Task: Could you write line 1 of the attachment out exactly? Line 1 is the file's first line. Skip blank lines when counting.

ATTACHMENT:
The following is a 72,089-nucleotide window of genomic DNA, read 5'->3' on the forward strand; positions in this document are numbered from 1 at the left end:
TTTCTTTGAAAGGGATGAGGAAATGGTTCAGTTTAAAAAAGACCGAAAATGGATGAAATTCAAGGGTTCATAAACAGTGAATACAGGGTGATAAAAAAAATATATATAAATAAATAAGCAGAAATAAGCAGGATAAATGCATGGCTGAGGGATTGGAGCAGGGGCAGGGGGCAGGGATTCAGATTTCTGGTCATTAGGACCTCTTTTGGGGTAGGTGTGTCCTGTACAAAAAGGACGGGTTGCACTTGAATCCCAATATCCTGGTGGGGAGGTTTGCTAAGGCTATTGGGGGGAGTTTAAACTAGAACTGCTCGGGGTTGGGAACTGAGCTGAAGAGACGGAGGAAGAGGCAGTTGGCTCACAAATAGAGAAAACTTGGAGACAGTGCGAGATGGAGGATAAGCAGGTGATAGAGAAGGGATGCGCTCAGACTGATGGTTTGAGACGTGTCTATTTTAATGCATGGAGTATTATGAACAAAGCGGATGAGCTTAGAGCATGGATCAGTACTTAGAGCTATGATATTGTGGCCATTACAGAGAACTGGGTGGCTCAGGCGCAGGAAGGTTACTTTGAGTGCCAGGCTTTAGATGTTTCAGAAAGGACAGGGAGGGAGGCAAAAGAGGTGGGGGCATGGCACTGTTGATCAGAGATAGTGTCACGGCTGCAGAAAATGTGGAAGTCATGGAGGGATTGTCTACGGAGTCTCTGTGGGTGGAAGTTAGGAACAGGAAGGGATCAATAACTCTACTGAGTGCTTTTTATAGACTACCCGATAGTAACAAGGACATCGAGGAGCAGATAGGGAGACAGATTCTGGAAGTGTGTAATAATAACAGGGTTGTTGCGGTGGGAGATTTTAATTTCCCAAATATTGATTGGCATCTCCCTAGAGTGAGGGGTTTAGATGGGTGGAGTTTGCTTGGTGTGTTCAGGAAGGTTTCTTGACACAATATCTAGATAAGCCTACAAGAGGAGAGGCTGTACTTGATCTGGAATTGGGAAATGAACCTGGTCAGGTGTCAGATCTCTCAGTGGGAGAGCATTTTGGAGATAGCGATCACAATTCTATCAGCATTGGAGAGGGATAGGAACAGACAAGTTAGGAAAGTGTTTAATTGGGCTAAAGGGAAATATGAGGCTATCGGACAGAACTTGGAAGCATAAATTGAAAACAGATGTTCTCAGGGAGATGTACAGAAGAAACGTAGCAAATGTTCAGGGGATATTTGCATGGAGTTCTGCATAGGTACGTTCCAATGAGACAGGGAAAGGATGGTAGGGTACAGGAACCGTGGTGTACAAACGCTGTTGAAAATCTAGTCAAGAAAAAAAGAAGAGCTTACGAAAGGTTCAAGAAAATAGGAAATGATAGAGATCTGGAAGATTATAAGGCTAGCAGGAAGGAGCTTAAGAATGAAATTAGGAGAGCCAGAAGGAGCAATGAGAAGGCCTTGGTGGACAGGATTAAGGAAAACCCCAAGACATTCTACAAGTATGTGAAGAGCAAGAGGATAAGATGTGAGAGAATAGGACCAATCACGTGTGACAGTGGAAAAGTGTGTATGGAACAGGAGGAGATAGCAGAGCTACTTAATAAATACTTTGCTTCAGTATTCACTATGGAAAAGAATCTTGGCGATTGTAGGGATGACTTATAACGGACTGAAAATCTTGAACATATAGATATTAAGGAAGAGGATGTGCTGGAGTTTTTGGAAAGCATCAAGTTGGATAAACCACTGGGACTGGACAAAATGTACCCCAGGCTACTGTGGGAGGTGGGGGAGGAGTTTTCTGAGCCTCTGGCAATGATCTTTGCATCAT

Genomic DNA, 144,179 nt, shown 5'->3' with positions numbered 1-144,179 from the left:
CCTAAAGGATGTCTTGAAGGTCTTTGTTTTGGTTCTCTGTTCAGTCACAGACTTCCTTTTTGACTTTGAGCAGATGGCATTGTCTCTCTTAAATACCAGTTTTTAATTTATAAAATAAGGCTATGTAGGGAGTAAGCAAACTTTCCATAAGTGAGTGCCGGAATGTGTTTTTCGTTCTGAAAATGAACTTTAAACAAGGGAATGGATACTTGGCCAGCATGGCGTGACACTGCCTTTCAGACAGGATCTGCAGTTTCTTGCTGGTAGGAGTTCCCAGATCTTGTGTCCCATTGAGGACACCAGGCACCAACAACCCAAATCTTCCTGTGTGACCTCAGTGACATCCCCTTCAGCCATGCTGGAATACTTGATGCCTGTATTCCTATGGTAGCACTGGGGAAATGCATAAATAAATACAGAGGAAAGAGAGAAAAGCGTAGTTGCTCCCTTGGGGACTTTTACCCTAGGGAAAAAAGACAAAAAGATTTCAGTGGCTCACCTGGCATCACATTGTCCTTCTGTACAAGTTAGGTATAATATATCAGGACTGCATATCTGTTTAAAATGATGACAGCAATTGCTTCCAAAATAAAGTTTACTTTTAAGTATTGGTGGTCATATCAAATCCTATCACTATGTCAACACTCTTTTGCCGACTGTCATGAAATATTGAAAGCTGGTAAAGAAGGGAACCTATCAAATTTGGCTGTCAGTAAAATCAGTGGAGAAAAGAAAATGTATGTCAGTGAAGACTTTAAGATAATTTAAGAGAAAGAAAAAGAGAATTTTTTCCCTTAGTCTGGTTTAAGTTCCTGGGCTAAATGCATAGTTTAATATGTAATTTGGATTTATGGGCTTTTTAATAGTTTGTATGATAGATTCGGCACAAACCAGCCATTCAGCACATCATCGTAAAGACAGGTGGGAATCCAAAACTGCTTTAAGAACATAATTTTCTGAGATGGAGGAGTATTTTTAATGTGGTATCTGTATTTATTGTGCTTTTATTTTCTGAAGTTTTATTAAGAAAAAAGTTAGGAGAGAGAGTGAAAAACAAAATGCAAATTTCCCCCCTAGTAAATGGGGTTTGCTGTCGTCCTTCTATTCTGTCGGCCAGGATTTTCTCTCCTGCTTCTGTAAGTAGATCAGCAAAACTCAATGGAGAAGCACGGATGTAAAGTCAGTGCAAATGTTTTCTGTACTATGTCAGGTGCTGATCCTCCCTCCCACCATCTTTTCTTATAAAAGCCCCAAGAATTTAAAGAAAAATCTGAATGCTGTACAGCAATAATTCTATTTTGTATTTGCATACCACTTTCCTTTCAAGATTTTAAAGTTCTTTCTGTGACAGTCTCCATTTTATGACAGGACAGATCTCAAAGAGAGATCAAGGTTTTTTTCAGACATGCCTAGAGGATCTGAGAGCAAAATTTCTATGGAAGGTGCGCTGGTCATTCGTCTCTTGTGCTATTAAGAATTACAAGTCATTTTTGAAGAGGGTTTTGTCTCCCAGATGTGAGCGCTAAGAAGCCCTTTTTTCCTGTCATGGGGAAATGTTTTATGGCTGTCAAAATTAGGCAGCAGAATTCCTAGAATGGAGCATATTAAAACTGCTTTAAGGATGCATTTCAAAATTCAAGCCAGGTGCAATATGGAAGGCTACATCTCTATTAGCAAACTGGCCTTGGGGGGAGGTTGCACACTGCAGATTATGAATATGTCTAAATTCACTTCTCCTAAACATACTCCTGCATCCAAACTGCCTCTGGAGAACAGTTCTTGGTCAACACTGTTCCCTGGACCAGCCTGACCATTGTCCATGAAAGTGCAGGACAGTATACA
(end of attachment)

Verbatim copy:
The following is a 72,089-nucleotide window of genomic DNA, read 5'->3' on the forward strand; positions in this document are numbered from 1 at the left end: